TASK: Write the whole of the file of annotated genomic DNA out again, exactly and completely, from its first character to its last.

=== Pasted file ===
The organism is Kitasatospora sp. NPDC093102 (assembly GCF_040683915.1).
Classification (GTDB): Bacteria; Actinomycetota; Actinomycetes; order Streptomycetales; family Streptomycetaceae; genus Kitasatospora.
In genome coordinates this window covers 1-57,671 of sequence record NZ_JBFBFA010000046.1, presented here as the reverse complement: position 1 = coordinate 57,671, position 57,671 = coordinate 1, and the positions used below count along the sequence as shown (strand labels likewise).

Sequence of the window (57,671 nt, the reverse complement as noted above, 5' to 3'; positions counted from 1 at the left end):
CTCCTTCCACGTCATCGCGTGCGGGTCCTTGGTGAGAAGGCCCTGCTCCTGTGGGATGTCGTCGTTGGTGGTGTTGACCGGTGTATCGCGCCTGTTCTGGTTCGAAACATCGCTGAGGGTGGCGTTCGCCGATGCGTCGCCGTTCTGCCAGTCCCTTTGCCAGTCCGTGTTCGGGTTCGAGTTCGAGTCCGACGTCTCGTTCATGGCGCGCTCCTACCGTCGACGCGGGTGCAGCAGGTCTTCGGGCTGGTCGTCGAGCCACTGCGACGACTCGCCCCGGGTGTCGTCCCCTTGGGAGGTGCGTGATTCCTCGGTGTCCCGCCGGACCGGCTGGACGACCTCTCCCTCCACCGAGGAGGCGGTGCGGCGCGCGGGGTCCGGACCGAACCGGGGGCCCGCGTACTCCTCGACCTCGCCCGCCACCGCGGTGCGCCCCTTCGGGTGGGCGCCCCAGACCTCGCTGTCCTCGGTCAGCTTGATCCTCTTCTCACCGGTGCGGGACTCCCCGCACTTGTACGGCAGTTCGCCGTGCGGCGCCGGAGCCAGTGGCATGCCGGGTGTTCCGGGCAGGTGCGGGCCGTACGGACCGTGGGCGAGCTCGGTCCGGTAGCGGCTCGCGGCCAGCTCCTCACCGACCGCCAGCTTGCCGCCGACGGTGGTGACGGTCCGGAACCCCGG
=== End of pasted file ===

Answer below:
The organism is Kitasatospora sp. NPDC093102 (assembly GCF_040683915.1).
Classification (GTDB): Bacteria; Actinomycetota; Actinomycetes; order Streptomycetales; family Streptomycetaceae; genus Kitasatospora.
In genome coordinates this window covers 1-57,671 of sequence record NZ_JBFBFA010000046.1, presented here as the reverse complement: position 1 = coordinate 57,671, position 57,671 = coordinate 1, and the positions used below count along the sequence as shown (strand labels likewise).

Sequence of the window (57,671 nt, the reverse complement as noted above, 5' to 3'; positions counted from 1 at the left end):
CTCCTTCCACGTCATCGCGTGCGGGTCCTTGGTGAGAAGGCCCTGCTCCTGTGGGATGTCGTCGTTGGTGGTGTTGACCGGTGTATCGCGCCTGTTCTGGTTCGAAACATCGCTGAGGGTGGCGTTCGCCGATGCGTCGCCGTTCTGCCAGTCCCTTTGCCAGTCCGTGTTCGGGTTCGAGTTCGAGTCCGACGTCTCGTTCATGGCGCGCTCCTACCGTCGACGCGGGTGCAGCAGGTCTTCGGGCTGGTCGTCGAGCCACTGCGACGACTCGCCCCGGGTGTCGTCCCCTTGGGAGGTGCGTGATTCCTCGGTGTCCCGCCGGACCGGCTGGACGACCTCTCCCTCCACCGAGGAGGCGGTGCGGCGCGCGGGGTCCGGACCGAACCGGGGGCCCGCGTACTCCTCGACCTCGCCCGCCACCGCGGTGCGCCCCTTCGGGTGGGCGCCCCAGACCTCGCTGTCCTCGGTCAGCTTGATCCTCTTCTCACCGGTGCGGGACTCCCCGCACTTGTACGGCAGTTCGCCGTGCGGCGCCGGAGCCAGTGGCATGCCGGGTGTTCCGGGCAGGTGCGGGCCGTACGGACCGTGGGCGAGCTCGGTCCGGTAGCGGCTCGCGGCCAGCTCCTCACCGACCGCCAGCTTGCCGCCGACGGTGGTGACGGTCCGGAACCCCGG